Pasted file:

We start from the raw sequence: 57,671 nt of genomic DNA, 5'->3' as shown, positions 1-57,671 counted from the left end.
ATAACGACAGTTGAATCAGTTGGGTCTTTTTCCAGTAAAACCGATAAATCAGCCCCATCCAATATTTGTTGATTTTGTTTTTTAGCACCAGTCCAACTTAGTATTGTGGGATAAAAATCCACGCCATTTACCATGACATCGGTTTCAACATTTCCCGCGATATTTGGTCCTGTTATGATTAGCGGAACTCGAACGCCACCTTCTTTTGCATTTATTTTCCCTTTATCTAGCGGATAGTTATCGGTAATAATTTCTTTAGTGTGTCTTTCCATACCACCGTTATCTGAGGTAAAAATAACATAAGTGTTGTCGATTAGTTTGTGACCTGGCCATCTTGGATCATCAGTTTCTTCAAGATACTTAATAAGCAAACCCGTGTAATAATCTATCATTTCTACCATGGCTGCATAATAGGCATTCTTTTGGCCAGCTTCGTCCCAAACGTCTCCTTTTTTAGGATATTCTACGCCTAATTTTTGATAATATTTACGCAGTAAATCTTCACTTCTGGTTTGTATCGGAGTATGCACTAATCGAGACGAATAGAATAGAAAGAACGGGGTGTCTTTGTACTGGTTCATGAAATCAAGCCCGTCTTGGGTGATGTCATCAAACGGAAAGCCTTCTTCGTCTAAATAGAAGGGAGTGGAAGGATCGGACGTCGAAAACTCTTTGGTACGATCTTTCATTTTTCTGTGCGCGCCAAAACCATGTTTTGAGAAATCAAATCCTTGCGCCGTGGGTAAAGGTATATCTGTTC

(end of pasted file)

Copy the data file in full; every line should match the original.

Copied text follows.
We start from the raw sequence: 57,671 nt of genomic DNA, 5'->3' as shown, positions 1-57,671 counted from the left end.
ATAACGACAGTTGAATCAGTTGGGTCTTTTTCCAGTAAAACCGATAAATCAGCCCCATCCAATATTTGTTGATTTTGTTTTTTAGCACCAGTCCAACTTAGTATTGTGGGATAAAAATCCACGCCATTTACCATGACATCGGTTTCAACATTTCCCGCGATATTTGGTCCTGTTATGATTAGCGGAACTCGAACGCCACCTTCTTTTGCATTTATTTTCCCTTTATCTAGCGGATAGTTATCGGTAATAATTTCTTTAGTGTGTCTTTCCATACCACCGTTATCTGAGGTAAAAATAACATAAGTGTTGTCGATTAGTTTGTGACCTGGCCATCTTGGATCATCAGTTTCTTCAAGATACTTAATAAGCAAACCCGTGTAATAATCTATCATTTCTACCATGGCTGCATAATAGGCATTCTTTTGGCCAGCTTCGTCCCAAACGTCTCCTTTTTTAGGATATTCTACGCCTAATTTTTGATAATATTTACGCAGTAAATCTTCACTTCTGGTTTGTATCGGAGTATGCACTAATCGAGACGAATAGAATAGAAAGAACGGGGTGTCTTTGTACTGGTTCATGAAATCAAGCCCGTCTTGGGTGATGTCATCAAACGGAAAGCCTTCTTCGTCTAAATAGAAGGGAGTGGAAGGATCGGACGTCGAAAACTCTTTGGTACGATCTTTCATTTTTCTGTGCGCGCCAAAACCATGTTTTGAGAAATCAAATCCTTGCGCCGTGGGTAAAGGTATATCTGTTC